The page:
The bourgeoisie is not the “middle class,” and it hasn’t been so since around the eighteenth century. Pet peeve, drives me nuts. This confusion was created during the Cold War, when propagandists wanted to spook American Suburbia that they themselves were the primary target of nasty communists. Once bourgeois was re-defined to mean the contemporary middle class, then quotes from leftists themselves, aimed at the actual bourgeoisie (the 1/10 of 1%), were automatically misinterpreted to prove the imminent danger those naughty left-wingers posed to Donnie and Marie and their little white weens.
The term refers to the business class, which was in the middle, between the aristocracy and the peasantry. If anyone in the US comes into contact with peasants and aristocrats, clue us in. This was all prior to the bourgeois revolutions in the United States and France. And those were revolutions on behalf of the business class against the hereditary aristocracy. A class struggle between a waning upper class and a waxing middle, framed as an Oedipal struggle of brothers against fathers.
The bourgeoisie is now the ruling class. You can say it, “The business class is the dominant class,” and it loses some of that leftist cachet (or threat, depending).
The business class is joined with the state, which is where we want to focus right now. What are the state’s responsibilities are vis-a-vis the business class, and how is the bourgeoisie responding to the Trump interregnum?
The chosen form of government by the American bourgeoisie was the constitutional republic, with certain ostensibly equal protections for all citizens. I say ostensibly, because this has never been the actual case.
The highest protection in the US republic is for property, and all other rights are subordinate to that one. So, when we guarantee that all persons have the right to free speech, we also ignore how property makes this so-called equality a form of extreme inequality. The press is free to those who own one.
Business class wins.
The flexibility built into capitalist constitutions is designed in support of the dominance of market relations between people; and the tension has always been between (a) allowing certain freedoms so that people will be able to competitively self-select their own exploitation, and (b) holding the fort when there are popular challenges to business class power . . . or sudden crises, even of the bourgeoisie’s own making. In 2007, those who were indebted were not bailed out. Wall Street was.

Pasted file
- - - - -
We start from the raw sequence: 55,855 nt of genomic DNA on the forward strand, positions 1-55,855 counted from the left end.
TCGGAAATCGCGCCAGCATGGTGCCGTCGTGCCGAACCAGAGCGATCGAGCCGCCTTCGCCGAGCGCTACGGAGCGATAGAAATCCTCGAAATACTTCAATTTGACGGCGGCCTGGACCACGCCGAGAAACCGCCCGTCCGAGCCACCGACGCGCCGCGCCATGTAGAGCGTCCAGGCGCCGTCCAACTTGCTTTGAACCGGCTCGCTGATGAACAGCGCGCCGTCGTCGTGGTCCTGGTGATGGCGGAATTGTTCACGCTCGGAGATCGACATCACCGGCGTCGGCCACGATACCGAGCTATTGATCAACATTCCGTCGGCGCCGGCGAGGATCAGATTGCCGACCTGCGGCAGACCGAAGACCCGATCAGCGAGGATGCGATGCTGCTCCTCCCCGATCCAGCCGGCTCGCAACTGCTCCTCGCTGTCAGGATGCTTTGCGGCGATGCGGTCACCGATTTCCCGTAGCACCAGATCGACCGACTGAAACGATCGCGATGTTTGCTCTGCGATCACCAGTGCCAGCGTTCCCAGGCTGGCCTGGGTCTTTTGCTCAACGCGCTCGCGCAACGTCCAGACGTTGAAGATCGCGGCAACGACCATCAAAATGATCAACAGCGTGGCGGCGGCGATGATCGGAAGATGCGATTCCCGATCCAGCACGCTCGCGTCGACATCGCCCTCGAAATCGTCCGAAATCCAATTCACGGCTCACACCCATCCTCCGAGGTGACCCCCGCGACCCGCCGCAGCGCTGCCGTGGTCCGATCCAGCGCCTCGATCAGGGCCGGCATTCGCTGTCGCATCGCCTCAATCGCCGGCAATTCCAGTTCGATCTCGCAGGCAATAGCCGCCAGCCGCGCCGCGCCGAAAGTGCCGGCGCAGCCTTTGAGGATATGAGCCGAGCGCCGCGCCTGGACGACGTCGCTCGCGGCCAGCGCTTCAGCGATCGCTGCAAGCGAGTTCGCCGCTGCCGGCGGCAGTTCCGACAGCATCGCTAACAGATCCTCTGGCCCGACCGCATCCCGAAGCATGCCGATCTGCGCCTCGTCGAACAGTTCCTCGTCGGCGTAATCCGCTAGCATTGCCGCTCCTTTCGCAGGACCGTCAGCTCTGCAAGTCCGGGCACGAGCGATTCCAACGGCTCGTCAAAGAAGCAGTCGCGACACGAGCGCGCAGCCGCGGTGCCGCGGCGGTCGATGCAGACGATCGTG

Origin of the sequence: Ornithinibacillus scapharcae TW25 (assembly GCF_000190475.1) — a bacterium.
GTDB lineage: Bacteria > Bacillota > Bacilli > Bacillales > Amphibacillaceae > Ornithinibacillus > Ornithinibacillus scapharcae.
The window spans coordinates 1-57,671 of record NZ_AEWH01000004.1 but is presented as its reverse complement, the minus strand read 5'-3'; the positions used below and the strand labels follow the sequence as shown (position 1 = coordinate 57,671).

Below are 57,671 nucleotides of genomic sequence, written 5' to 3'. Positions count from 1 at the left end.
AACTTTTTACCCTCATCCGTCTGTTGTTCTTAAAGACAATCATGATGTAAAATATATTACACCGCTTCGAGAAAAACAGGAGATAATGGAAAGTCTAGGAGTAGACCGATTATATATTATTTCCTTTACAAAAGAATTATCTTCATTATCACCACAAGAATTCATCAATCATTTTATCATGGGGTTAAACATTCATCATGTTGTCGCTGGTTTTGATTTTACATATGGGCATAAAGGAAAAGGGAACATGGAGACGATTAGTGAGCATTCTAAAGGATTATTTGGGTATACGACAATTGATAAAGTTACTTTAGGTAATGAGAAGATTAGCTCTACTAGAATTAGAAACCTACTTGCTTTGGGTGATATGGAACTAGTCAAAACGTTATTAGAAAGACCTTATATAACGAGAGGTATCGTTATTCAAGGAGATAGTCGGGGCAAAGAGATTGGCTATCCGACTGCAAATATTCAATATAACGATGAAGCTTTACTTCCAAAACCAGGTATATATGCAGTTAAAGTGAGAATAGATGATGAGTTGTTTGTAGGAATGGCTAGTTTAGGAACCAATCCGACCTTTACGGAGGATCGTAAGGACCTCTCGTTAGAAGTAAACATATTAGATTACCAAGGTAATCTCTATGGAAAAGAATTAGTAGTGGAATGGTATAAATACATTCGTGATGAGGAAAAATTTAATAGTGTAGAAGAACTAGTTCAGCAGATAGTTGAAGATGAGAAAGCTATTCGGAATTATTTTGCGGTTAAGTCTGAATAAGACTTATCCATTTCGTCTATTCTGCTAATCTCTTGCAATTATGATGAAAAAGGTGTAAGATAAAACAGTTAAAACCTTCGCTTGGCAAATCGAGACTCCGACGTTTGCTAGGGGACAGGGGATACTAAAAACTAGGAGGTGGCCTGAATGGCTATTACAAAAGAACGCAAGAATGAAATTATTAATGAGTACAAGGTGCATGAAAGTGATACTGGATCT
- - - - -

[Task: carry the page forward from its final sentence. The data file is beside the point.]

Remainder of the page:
Business class wins again.
The business class and the state have always been partners, because the state ultimately serves as that class’s armed guard along the by-ways of commerce. In fact, there is a kind of revolving door between the business class and state offices. The ruling class holds power by virtue of monetary wealth. That power was gained through money-accumulation, and it is sustained through the sustainment of accumulation.
A capitalist state has seven key and yet unstated economic responsibilities to guarantee accumulation for the business class: (1) to ensure enough willing or unwilling workers for production at rates that allow for profit; (2) to ensure that banks can provide finance capital for loans; (3) to ensure the externalization of costs adequate to protect overall profits, including publicly-financed infrastructure and freedom to pollute; (4) to ensure markets sufficient to absorb production; (5) to ensure expansion sufficient to compensate for saturated or lost markets, whether by financial or military means, or by opening new arenas of commodification (“privatization”); (6) to ensure enough general stability for business to flourish without major interruptions, and (7) to ensure an adequate supply of resources.
Once these seven requirements are satisfied, then the coordinated activity between productive activities and financial activities can “grow” the economy. Failure to expand will eventually result in falling rates of profit as markets are saturated and-or “cheap nature” quits being cheap, and falling rates of profit will result in profit-based enterprises failing. (Mammon’s Ecology, 89, emphases added)
Falling rates of profit constitute crises for capitalists and therefore for the capitalist state. Rates of non-speculative profit in the US have fallen from 38 percent in 1946 to 17 percent now, and we are set for another downturn within the year. (Roberts, “US Rate of Profit in 2017”) Financialization (speculation) has developed the non-productive means for return on investment, but finance capital unleashed functions like an auto-immune disorder, creating bubble after bubble of fictional value that pops and demands a fresh bailout on the backs of the 99 percent.